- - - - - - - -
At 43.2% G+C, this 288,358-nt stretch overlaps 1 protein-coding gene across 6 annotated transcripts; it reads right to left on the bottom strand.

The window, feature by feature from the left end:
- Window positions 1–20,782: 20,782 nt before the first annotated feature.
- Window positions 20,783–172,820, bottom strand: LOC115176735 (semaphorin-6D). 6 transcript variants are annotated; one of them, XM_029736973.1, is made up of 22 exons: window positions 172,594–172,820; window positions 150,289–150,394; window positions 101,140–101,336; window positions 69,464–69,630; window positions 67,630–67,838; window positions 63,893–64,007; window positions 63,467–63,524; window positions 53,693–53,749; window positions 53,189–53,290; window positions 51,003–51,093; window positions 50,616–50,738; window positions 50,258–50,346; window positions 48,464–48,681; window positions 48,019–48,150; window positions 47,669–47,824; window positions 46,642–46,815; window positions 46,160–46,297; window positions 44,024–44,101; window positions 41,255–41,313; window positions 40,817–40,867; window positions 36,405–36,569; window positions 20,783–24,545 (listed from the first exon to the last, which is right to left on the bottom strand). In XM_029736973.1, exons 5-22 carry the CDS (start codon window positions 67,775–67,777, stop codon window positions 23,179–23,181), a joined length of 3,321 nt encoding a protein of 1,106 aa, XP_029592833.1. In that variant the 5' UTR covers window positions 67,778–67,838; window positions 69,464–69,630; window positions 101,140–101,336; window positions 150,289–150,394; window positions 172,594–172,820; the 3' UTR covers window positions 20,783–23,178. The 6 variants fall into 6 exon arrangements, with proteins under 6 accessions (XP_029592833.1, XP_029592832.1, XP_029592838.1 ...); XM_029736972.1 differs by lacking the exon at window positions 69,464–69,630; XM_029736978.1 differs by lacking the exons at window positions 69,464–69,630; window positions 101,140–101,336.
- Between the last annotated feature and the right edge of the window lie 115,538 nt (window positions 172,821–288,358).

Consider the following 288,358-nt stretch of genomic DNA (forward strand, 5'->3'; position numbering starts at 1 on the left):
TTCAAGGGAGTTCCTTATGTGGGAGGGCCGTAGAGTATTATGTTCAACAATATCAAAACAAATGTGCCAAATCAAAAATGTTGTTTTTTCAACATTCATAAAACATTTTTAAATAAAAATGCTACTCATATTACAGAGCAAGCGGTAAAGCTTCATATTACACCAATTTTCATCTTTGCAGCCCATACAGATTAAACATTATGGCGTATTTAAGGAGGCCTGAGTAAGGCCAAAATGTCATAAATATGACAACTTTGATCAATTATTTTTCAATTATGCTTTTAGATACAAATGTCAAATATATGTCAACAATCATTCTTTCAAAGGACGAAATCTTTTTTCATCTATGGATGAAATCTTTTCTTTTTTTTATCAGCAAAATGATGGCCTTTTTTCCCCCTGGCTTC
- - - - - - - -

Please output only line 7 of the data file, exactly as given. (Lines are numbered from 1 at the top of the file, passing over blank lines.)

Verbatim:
TTCAAGGGAGTTCCTTATGTGGGAGGGCCGTAGAGTATTATGTTCAACAATATCAAAACAAATGTGCCAAATCAAAAATGTTGTTTTTTCAACATTCATAAAACATTTTTAAATAAAAATGCTACTCATATTACAGAGCAAGCGGTAAAGCTTCATATTACACCAATTTTCATCTTTGCAGCCCATACAGATTAAACATTATGGCGTATTTAAGGAGGCCTGAGTAAGGCCAAAATGTCATAAATATGACAACTTTGATCAATTATTTTTCAATTATGCTTTTAGATACAAATGTCAAATATATGTCAACAATCATTCTTTCAAAGGACGAAATCTTTTTTCATCTATGGATGAAATCTTTTCTTTTTTTTATCAGCAAAATGATGGCCTTTTTTCCCCCTGGCTTC